In a message dated 9/19/00 5:03:57 AM Central Daylight Time,
> Though I have begun this question (perhaps) unnecessarily
> theoretically, I ask for rather concrete reasons: I'm graduating from
> Yale this year. I'm a biomedical engineering / philosophy double
> major. There are a number of potential career opportunities before
> me, some of which, it seems to me, would make me substantially more
> likely to survive than others; unfortunately, it also appears to me
> that the career opportunities which have the potential for reaping me
> the most happiness right now are not the opportunities which maximize
> my fitness.
> This leaves me wondering: is there really a tradeoff between happiness
> and productivity? Just how important is it that I tradeoff happiness
> for productivity right now and in the years ahead? Just how likely is
> it that I'll make it? How does a 21st century fellow go about living
> a good life?
Still digging hard to catch up on badly backed-up correspondence, I'm amused
at the messages I'm stopping to reply to. This one deserves a lot of thought
so, naturally, I'll toss off the first thing that comes to mind.
Having just weathered what I hope has been the heaviest seas of "The Mother
of All Midlife Crises" in the last few years, it's interesting to think about
career and life choices from another perspective, i.e. someone just getting
out of college in 2000, instead of 1979, as I did. I basically gave very,
very little thought to a "career" when I was in undergraduate school,
studying things that interested me and that I enjoyed learning, with
essentially no thought at all for how what I was doing in college might "pay
off" in later life. I'm constantly struck by how very different the young
people I mentor professionally now are from the way I was when I was their
age. The folks I work with now in their mid-20s (after going "straight
through" to law school) seem so incredibly focused on establishing a career
and making money. When I got out of college, I was still primarily
interested in what can't really be called anything more than "having fun" and
learning by having diverse life experiences and relationships, trying on
ideas and emotional settings to see just what sort of person I was. Working
in those years was just a way to make enough money to support myself day to
day and pay for the occasional travel or change of abode. Such things don't
seem to be nearly as important to folks in their 20s now - I suppose I'm
experiencing sort of the reverse of the "kids these days!" thinking my
parents' generation engaged in.
I didn't really focus on the idea of a career until at least the age of 25
and really didn't do anything about it for more than a year. I started law
school when I was 27 and didn't start practicing until right after I turned
30, at which point I suppose I started thinking of myself as an "adult".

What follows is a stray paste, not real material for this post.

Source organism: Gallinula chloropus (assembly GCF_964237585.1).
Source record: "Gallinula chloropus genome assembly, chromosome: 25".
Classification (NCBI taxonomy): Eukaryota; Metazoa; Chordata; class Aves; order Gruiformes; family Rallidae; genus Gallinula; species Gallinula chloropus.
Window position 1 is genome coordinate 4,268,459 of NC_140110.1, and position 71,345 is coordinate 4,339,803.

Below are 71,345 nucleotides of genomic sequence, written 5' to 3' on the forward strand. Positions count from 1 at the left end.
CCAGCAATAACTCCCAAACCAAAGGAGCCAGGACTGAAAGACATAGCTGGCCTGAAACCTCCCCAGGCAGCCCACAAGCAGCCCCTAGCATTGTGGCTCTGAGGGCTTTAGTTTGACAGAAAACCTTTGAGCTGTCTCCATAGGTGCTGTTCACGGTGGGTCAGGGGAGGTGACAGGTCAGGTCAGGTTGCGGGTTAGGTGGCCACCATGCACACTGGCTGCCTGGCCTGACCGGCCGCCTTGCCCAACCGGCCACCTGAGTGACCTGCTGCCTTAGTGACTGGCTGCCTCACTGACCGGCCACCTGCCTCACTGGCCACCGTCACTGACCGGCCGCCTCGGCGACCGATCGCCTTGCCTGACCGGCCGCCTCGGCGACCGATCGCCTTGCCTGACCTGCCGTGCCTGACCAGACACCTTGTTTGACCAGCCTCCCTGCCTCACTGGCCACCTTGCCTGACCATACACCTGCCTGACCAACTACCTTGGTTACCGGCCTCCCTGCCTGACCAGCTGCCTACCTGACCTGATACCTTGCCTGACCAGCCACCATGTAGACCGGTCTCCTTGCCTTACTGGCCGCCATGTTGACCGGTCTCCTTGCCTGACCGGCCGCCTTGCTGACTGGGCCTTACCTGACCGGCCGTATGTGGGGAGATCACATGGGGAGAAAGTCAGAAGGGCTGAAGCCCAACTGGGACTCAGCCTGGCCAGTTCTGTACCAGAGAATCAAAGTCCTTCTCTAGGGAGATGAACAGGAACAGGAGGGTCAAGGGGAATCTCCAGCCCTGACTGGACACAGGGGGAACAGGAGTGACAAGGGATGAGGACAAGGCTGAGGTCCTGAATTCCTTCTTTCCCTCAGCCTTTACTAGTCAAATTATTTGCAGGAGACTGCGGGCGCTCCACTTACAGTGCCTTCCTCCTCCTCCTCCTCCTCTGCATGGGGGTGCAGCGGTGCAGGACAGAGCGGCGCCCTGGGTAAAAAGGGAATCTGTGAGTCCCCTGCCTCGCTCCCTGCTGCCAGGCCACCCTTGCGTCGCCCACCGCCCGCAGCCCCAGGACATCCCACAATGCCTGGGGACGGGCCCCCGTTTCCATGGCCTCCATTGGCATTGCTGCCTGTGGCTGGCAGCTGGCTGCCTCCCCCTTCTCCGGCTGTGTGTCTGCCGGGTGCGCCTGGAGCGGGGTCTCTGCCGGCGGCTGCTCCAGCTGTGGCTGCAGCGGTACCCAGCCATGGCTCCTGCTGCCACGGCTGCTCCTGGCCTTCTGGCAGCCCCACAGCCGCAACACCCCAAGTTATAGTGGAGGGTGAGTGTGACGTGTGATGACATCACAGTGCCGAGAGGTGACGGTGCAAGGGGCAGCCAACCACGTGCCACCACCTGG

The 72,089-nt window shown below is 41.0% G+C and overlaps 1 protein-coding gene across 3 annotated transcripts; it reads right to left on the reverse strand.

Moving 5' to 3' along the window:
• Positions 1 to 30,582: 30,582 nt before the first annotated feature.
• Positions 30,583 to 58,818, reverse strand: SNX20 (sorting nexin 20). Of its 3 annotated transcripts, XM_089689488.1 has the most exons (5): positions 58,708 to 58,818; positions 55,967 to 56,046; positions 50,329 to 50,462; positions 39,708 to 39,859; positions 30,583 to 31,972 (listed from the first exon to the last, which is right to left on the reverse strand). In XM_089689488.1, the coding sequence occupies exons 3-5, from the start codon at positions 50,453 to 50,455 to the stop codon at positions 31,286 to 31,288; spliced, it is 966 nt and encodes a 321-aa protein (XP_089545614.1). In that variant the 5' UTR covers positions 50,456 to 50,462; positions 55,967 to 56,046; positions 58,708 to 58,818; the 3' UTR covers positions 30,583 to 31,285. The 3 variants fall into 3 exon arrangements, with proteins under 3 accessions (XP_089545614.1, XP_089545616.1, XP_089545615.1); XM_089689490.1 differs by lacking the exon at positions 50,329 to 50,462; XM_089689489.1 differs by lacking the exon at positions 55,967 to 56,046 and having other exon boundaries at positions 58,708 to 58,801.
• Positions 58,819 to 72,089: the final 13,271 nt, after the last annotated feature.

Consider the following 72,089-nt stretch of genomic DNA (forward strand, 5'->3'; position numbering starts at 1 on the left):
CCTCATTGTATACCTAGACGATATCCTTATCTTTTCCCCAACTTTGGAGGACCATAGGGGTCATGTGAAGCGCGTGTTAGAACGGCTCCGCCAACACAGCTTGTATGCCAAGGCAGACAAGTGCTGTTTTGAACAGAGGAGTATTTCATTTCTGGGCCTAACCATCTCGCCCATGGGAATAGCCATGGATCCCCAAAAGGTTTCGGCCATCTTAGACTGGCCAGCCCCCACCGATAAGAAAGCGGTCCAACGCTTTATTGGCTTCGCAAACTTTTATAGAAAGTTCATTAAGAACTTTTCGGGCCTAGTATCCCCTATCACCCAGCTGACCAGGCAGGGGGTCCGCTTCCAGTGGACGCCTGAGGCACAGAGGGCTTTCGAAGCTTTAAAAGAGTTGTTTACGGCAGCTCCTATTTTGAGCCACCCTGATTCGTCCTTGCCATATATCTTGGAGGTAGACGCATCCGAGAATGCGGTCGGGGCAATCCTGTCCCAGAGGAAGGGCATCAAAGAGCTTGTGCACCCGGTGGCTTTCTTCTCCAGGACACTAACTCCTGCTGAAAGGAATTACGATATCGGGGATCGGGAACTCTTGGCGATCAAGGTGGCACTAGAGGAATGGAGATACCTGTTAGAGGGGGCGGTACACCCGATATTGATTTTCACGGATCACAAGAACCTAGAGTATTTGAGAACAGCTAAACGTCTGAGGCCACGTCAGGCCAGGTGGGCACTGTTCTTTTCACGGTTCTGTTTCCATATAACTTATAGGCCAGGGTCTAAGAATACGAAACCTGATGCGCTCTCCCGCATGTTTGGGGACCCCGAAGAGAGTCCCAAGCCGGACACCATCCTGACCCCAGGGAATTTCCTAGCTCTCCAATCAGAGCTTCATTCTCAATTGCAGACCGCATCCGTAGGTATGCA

What I've seen since has borne out the wisdom of how I proceeded in those
years, at least for people like me who have a lot of different interests. By
the time I began working at "a career", I'd developed some deeply-thought-out
values about life and had had a LOT of different experiences. I see many
creative youngsters who didn't take the time to do this experiencing a kind
of grief after three or four years of working at an absorbing career like
law: With a palpable smack to the forehead and an exclamation of "I forgot to
have a life!" they run out of steam and can't stay focused on the hard work
of becoming really professionally competent.
Now some of this may well be more acute in the legal profession, where
developing well-seasoned judgment is the primary task of the young lawyer.
Perhaps in more "scientific" fields one can more successfully "double-track"
gaining basic life experience and developing professional competence. But
there's also probably an irreducible core of experience one has to have to
become an emotionally and morally well-rounded individual. And some of that
experience simply takes time and the kinds of diverse activities that being
tied to a specific career track isn't always consistent with. So, all thing
being equal, my advice would be to take your time and spend as much of your
youth in personal exploration and adventure as you can.
But all things may well not be equal. The next 20 years for someone just
getting out of college in 2000 are going to be different in many ways than
the last 20 years have been for me and others my age. What if some of our
more optimistic techno-social musings here regarding the next couple of
decades turn out to be true, and being in the right place at the right time -
with enough cash in hand - means the difference between being on the cutting
edge of the transformation of the human animal and watching from the
sidelines? Five or six years of "goofing off" could mean the difference
between being a player and a spectator in the biggest game of all time.
It's a tough question, and one I don't have any answers to. Some balance
between the two paths is probably best, at least at first. Choosing options
that leave you as much personal freedom as possible, while still "getting
started" on a career is going to be a tough job, but one you've got to keep
in mind, because 1) we can't be SURE that the Big Changes will happen very
quickly and 2) there really is no time like the present: We LIVE in the
present and we LEARN in the present and too much sacrifice of the present is
just miserliness with our own spirits.
Good luck . . .
Greg Burch <GBurch1@aol.com>----<firstname.lastname@example.org>
Attorney ::: Vice President, Extropy Institute ::: Wilderness Guide
http://users.aol.com/gburch1 -or- http://members.aol.com/gburch1
ICQ # 61112550
"We never stop investigating. We are never satisfied that we know
enough to get by. Every question we answer leads on to another
question. This has become the greatest survival trick of our species."
-- Desmond Morris
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